Following the posting of this elsewhere a couple of days ago, two of our readers’ comments prompted us to post this op-ed on the decline of unions.
As one of the readers stated: “Every Union officer/leader should read this article…and smell the coffee.”
Since we know that some unionists dutifully visit LaborUnionReport, we hope their olfactory senses can pick up the scent of what has caused the unions’ decline:
The story spun by labor leaders is that foreign competition has caused manufacturing and other, more unionized sectors of the economy to shrink, shifting the weight of our economy to less-unionized service sectors.
The reality is more sobering for the union movement. The decline in union density in the United States has not been driven by a shift of employment from unionized sectors to non-unionized sectors, but by a broad economy-wide decline of unionization across sectors and regions. Private-sector unionization rates have fallen in virtually every manufacturing sector and most service sectors in the past three decades and across all regions of the country.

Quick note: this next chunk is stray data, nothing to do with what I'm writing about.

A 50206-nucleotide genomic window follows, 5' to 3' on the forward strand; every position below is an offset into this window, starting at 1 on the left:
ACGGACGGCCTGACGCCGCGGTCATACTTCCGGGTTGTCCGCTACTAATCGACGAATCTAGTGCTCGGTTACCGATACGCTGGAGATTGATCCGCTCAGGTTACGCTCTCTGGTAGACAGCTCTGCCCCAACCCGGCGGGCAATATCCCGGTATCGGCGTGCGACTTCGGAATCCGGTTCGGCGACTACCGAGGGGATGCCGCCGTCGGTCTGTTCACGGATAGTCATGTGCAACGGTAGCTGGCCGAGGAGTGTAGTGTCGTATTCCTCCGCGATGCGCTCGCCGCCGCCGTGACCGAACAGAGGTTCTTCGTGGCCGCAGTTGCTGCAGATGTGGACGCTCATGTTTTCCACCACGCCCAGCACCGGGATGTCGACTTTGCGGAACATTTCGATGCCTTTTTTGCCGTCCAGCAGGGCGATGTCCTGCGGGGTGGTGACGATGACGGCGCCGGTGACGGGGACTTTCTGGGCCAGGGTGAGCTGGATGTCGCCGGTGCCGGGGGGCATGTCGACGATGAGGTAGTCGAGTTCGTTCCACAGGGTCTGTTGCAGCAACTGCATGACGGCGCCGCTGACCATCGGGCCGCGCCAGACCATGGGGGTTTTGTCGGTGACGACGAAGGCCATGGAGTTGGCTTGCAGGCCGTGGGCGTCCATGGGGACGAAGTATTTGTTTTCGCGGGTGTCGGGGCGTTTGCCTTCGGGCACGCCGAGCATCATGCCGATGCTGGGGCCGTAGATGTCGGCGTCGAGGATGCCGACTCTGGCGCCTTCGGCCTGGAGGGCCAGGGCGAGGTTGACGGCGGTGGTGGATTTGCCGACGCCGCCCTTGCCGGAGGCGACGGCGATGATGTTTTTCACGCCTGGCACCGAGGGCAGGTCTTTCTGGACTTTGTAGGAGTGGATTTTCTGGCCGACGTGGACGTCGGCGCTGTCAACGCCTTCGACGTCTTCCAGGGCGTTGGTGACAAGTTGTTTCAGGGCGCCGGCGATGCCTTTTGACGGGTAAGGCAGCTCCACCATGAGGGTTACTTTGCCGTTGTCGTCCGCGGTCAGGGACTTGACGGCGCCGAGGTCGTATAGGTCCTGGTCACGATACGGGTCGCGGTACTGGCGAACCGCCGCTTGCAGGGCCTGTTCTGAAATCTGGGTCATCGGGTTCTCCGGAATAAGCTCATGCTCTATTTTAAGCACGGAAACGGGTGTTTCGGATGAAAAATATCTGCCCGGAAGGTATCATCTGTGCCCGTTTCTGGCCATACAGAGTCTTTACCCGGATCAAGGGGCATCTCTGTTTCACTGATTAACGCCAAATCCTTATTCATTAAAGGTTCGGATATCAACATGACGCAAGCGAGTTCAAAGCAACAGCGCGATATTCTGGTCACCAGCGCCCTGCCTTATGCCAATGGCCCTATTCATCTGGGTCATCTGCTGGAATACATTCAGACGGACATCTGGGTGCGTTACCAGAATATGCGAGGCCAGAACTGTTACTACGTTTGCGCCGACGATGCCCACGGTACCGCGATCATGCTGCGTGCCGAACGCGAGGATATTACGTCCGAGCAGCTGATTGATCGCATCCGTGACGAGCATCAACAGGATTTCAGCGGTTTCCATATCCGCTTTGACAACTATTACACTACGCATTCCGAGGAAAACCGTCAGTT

The weight of evidence indicates that, for most firms in most sectors, unionization leaves companies less able to compete successfully. The core problem is that unions cause compensation to rise faster than productivity, eroding profits while at the same time reducing the ability of firms to remain price-competitive. The result over time is that unionized firms have tended to lose market share to nonunionized firms, in domestic as well as international markets.
After studying the effects of unions on company performance, Barry Hirsch of Georgia State University concluded that unions will typically raise labor costs to a firm by 15 percent to 20 percent, while delivering a negligible increase in productivity. As a result, “Unionization is associated with lower investment in physical and intangible capital and slower growth. The combination of a union tax and sluggish governance is proving debilitating in economic environments that are highly competitive and dynamic,” Mr. Hirsch wrote in a 2008 study.
Labor leaders, can you smell the coffee yet?
“I bring reason to your ears, and, in language as plain as ABC, hold up truth to your eyes.” Thomas Paine, December 23, 1776
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